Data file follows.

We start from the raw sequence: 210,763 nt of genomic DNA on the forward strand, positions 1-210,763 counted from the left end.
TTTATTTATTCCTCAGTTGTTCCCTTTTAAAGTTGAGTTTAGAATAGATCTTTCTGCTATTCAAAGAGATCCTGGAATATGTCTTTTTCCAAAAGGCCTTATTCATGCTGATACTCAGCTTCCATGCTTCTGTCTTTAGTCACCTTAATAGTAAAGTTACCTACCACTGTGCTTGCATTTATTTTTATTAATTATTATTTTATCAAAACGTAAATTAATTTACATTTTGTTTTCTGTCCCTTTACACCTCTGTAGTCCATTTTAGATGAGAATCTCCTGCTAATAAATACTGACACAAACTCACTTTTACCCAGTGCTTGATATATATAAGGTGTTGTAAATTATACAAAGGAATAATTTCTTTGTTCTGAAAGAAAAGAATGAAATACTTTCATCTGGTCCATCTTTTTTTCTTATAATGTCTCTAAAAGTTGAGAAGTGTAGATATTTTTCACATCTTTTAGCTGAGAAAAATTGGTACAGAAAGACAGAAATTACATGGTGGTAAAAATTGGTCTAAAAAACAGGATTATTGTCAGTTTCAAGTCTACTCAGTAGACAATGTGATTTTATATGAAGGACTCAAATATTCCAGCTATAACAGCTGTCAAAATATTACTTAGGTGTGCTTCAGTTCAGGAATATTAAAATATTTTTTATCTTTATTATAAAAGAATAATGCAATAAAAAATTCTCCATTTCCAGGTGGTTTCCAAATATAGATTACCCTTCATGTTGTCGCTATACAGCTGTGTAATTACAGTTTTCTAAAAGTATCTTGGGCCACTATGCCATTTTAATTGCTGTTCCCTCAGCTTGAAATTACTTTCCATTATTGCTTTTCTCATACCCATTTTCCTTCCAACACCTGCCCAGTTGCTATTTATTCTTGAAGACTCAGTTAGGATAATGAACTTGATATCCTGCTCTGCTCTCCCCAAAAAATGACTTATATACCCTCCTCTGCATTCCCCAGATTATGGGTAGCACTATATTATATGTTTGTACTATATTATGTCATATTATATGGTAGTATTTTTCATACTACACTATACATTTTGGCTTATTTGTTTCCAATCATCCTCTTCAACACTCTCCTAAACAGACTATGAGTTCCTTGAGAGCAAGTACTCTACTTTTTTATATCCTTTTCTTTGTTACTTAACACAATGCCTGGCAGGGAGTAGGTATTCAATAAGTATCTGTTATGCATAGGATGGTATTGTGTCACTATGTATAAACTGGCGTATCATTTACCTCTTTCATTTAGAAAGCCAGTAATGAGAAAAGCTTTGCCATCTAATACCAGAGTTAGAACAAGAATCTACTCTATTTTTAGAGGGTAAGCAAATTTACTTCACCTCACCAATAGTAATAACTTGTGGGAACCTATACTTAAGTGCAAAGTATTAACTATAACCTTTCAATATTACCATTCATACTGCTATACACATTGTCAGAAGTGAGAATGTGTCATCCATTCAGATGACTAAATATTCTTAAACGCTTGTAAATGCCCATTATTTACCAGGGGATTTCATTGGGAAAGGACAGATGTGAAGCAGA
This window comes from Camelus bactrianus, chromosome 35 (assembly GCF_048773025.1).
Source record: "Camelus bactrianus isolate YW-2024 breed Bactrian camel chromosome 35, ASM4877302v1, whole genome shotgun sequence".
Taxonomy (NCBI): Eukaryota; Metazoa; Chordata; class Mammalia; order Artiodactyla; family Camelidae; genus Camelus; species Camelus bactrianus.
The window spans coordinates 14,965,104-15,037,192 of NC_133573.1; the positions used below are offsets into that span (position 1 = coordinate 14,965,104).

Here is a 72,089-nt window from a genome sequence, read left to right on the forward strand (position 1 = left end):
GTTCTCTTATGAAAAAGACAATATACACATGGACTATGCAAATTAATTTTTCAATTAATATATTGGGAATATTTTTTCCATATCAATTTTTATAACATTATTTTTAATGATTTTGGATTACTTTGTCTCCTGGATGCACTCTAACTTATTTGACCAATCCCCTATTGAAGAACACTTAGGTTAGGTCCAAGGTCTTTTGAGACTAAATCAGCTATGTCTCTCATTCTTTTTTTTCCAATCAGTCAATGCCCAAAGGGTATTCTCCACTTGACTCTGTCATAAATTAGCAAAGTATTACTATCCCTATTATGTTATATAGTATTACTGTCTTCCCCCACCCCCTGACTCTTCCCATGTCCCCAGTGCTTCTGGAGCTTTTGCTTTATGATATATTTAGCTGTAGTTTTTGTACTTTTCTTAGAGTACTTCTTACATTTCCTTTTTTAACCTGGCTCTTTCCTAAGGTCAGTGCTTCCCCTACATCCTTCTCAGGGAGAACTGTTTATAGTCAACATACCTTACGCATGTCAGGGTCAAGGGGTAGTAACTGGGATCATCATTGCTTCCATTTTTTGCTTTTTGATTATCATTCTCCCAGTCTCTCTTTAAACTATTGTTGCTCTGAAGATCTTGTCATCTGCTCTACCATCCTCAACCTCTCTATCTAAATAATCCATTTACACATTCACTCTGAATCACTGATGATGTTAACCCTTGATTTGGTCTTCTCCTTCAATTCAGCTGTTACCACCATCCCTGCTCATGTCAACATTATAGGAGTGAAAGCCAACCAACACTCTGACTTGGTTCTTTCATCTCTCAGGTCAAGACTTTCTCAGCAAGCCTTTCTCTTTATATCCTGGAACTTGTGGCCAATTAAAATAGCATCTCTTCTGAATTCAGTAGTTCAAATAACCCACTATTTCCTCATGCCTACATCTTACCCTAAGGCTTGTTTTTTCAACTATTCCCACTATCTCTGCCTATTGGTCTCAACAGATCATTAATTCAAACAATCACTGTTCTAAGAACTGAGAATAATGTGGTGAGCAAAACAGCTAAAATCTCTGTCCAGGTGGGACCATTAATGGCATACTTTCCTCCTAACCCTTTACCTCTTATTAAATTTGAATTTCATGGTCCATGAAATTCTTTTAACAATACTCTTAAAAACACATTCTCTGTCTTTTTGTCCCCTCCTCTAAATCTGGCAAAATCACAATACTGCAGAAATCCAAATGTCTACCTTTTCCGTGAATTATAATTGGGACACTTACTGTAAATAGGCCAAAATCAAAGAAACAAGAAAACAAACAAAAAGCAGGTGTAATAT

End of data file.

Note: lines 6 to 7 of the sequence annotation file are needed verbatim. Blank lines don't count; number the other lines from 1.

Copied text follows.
The window spans coordinates 14,965,104-15,037,192 of NC_133573.1; the positions used below are offsets into that span (position 1 = coordinate 14,965,104).

Here is a 72,089-nt window from a genome sequence, read left to right on the forward strand (position 1 = left end):